For a person who dismissed every biriyani, except the one made at home, as tomato rice, I have come a long way in appreciating different cuisines and their flavours. Quite a few times, I have been able to see the similarities between the flavours I knew and the flavours I was being introduced to which in a lot of ways introduced me to the cultures which the food represented and that has been the biggest learning for me as a foodie. Food as a way into culture! And recently I had peek at Rajasthani culture too, but yesterday, at the Maharashtrian Food Fest at Goa Portuguesa, there was a very very thin line between similarities and differences.
Chef Ali, an Iranian by birth, heads Diva Maharashtra, a sister concern of Goa Portuguesa, and is now in Chennai to showcase the Maharashtrian food fest. How does an Iranian know so much about this food? I love to learn new cuisines and grow, he says. Food gives you a peek into cultures and apparently he loves that. That was the first similarity between him and me! How does he know how authentic the food is? He bring me his colleague, Chef Dinesh, a native of Kolapur, and the menu is his mother's recipes apparently. For me, having never had Maharashtrian food and therefore having no benchmark, I played along, purely based on the taste.
The dinner started off with a raw mango juice that was lovely and the papas with Maharashtrian Chutneys and I don't remember enjoying a chutney this much. It was chilly, garlic and something else and was a dry chutney while the other one was like a mini spicy salad. The chef then brought us soup, warning us that it is going to be hot. The flavour will be similar, but hot, he said. There is only one soup (each veg and non veg) on the menu, so no confusion. It tasted like a butter chicken masala in a soup form with spice levels going a few notches higher. For a person who is not a big fan of spicy food, I finished the soup bowl and licked it clean! My friend couldn't take the heat after finishing half of it, though. For starters we had Kolambichi Bhajji and Chicken Sukka. The names sound familiar? The dishes were too. It was our bajji and our chukka, but flavoured to suit the tastes of the Maharashtrians. I finished off the bhajji, but didn't fancy the sukka very much. Our south Indian chukka rocks and this didn't stand a chance.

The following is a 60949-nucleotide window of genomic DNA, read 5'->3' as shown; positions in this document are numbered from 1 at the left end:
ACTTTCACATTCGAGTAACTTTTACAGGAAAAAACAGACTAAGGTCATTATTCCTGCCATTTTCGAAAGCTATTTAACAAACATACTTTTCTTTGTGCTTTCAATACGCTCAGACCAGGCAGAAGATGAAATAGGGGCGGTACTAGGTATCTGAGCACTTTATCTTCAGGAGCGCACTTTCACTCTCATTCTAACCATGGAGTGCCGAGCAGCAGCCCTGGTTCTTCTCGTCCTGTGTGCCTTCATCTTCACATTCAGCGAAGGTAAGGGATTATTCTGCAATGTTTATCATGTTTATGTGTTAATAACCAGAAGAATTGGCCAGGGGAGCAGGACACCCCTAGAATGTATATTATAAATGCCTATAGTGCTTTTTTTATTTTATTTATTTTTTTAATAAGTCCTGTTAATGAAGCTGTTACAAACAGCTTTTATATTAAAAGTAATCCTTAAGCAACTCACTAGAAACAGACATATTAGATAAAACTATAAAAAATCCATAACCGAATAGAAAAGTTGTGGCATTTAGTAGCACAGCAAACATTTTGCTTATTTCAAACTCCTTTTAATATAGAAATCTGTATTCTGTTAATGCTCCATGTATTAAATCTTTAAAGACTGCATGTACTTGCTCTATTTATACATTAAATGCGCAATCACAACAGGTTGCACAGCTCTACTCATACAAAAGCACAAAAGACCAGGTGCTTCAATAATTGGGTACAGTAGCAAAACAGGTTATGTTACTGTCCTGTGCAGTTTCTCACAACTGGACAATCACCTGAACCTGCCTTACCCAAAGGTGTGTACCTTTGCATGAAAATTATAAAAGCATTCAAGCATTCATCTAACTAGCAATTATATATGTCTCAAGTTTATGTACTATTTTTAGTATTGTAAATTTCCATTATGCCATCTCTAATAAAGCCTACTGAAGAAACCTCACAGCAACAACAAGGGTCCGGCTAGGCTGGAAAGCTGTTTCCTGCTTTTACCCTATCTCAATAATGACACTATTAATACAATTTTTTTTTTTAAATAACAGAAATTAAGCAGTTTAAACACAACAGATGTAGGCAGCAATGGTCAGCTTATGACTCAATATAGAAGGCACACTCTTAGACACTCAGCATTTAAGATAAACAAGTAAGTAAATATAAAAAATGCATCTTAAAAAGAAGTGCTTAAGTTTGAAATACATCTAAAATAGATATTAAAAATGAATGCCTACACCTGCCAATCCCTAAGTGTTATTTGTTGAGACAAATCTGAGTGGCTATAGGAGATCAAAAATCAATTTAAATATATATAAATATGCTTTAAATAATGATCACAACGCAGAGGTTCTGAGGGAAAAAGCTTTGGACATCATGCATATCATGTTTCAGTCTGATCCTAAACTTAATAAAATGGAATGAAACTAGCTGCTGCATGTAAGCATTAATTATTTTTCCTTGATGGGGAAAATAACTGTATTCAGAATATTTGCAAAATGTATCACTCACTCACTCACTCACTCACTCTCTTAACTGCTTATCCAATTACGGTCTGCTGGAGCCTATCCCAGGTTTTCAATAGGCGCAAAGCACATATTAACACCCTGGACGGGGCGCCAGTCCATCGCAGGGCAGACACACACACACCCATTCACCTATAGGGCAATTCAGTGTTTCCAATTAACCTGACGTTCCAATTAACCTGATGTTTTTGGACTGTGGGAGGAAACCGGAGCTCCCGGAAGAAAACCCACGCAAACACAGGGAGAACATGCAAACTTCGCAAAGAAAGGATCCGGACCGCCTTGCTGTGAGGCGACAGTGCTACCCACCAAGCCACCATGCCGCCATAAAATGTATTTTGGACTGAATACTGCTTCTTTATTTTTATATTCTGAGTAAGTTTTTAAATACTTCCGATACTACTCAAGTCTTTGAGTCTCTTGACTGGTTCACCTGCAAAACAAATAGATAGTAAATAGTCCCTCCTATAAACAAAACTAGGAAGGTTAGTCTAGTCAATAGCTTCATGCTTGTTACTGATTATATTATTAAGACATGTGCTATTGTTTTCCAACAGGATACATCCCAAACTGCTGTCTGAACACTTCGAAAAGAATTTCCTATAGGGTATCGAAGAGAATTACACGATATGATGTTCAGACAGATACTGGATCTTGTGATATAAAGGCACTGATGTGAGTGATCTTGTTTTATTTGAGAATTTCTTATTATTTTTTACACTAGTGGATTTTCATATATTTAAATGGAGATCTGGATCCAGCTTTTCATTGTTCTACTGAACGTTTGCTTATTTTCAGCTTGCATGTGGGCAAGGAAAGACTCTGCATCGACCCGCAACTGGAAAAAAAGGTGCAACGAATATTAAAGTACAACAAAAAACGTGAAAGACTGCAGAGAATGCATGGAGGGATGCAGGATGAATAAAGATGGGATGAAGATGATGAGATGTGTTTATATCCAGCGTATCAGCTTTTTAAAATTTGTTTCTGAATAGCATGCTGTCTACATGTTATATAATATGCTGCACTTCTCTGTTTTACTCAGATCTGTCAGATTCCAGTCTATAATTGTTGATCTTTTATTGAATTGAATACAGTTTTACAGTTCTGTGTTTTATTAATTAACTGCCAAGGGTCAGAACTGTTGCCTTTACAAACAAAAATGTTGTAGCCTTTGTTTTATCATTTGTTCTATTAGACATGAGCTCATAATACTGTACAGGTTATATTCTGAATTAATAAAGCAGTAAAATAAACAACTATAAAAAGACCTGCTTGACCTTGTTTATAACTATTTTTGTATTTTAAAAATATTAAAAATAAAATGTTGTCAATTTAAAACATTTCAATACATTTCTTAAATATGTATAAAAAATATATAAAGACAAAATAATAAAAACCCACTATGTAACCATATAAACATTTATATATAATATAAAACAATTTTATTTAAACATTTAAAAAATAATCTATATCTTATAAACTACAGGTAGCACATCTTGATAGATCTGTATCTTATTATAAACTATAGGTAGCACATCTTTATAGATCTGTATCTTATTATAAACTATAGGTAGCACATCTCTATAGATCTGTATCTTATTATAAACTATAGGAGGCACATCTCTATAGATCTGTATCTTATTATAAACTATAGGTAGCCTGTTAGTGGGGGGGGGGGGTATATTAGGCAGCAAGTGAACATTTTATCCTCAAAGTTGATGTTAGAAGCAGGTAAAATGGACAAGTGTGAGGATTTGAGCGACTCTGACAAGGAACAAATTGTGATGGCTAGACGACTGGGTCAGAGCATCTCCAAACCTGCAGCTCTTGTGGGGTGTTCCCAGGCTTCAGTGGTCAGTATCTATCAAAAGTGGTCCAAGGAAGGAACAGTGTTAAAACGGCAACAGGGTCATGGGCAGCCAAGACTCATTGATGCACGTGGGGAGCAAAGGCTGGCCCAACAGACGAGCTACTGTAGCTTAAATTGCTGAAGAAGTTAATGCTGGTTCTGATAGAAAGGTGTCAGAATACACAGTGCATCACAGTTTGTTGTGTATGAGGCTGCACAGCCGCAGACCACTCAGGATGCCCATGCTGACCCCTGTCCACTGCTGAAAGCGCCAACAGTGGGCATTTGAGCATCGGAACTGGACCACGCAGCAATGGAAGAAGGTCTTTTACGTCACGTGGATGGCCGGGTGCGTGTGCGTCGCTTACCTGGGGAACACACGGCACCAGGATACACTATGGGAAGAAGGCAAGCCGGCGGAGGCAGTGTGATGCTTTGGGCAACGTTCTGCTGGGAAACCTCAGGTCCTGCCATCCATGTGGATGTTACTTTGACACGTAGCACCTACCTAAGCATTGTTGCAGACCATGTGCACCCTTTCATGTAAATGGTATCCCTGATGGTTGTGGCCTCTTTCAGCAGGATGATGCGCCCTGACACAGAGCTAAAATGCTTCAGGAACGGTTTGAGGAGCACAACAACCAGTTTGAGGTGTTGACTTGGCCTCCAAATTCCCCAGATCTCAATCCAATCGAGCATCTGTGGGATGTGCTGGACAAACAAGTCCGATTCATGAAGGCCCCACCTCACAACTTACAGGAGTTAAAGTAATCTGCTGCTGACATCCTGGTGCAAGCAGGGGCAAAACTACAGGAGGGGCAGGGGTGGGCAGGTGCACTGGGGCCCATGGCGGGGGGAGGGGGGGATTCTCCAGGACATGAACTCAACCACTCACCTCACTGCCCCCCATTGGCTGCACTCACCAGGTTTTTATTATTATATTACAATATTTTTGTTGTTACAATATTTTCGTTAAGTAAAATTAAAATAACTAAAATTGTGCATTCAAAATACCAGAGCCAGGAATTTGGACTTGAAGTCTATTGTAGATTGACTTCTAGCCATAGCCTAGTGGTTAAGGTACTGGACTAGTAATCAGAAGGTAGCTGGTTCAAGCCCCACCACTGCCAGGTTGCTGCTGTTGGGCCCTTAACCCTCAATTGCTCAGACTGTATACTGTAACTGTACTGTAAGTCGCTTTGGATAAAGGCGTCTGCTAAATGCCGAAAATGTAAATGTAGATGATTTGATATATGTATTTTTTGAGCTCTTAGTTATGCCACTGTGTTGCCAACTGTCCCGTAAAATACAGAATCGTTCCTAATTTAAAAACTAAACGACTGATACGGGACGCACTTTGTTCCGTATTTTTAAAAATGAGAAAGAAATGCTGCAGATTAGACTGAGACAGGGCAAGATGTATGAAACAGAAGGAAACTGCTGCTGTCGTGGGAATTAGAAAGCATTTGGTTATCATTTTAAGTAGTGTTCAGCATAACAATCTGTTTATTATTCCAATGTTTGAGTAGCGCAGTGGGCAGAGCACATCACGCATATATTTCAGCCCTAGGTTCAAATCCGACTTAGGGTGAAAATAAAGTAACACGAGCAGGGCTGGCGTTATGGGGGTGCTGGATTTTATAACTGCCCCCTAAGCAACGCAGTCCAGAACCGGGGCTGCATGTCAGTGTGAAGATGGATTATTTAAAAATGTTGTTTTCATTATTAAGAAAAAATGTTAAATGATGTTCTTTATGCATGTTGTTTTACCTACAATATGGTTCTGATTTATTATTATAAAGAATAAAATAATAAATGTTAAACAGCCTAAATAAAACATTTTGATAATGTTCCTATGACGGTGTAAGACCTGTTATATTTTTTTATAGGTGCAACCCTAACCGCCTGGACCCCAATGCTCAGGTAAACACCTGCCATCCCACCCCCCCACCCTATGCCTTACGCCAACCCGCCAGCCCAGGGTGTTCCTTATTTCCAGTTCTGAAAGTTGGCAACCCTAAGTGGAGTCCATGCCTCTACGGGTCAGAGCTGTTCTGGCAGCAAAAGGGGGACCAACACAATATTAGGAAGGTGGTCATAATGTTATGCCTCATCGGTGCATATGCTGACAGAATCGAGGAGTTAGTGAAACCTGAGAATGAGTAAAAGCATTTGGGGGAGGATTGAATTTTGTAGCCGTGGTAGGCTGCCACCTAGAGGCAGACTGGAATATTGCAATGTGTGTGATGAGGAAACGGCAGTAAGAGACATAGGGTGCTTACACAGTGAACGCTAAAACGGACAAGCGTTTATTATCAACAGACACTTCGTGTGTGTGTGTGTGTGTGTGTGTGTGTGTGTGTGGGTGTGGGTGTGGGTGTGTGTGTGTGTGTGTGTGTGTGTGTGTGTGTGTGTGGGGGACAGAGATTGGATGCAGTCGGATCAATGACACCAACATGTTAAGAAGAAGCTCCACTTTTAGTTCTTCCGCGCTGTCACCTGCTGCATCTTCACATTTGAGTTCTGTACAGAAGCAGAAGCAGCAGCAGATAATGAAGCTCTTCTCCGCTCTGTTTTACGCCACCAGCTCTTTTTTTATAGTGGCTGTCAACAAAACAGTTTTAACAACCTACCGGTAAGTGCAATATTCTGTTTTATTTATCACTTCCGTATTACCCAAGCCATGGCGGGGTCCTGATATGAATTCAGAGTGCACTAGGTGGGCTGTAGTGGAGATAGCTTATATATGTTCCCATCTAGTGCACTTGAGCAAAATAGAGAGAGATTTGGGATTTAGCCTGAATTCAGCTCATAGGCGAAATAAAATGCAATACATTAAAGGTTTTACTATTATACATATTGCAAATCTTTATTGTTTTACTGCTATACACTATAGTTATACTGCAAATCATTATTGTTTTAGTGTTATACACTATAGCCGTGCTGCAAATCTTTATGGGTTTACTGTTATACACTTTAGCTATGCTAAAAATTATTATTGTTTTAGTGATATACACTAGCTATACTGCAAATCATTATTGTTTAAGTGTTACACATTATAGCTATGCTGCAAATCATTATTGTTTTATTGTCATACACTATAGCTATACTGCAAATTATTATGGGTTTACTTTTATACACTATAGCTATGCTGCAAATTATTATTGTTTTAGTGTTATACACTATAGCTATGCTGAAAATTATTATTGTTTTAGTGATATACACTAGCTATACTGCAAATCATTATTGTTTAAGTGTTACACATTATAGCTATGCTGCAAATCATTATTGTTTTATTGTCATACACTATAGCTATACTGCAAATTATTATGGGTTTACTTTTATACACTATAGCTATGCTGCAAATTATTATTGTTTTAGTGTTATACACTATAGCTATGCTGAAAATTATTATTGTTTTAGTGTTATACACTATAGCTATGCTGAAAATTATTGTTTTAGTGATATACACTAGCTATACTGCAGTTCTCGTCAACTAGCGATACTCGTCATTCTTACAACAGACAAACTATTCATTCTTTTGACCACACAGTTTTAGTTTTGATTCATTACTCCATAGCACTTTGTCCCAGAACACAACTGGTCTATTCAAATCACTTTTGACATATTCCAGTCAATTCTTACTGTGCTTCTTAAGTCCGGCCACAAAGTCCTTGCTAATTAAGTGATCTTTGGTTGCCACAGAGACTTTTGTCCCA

For the main course, we had Mutton Saoji and Chicken Pandra Rassa. The mutton dish was quite distinct, but the chicken rassa tasted very similar to the Kerala Stew. Similar, yet dissimilar. They were served with a variation of rice flour roti that they call the Vadey. My mom and grand mom made these rice flour rotis in a thick pancake, but here, it was like a Romali Roti. Brought back memories of the flavours of my grand mom's cooking, albeit and thinner version of her cooking, and the other dish was like our poori. We finished off with an excellent dessert, the sweet modaks served with ghee. It was a fantastic finish.
So the chef tells me that the similarities comes from the fact that we are in the same country and the differences come from the chilli. Apparently they use the Sankeshwari chilli in most dishes and even their Garam Masala has nutmeg and this chilli in addition to the regular spices mix. The dishes can be written off as similar to our tastebuds and not good enough or appreciated as wow-so-close-to-our-cuisine and enjoyed! Your call!
The Maharashtrian Food Fest is on till 30th June and since I have never been to this restaurant before, I now want to go back and try their regular Goan menu sometime. The food fest is not very spicy and for what we ate yesterday, a meal for two will cost about Rs. 1200 or so.
Goa Portuguesa is roof top restaurant on KNK Road, Nungambakkam.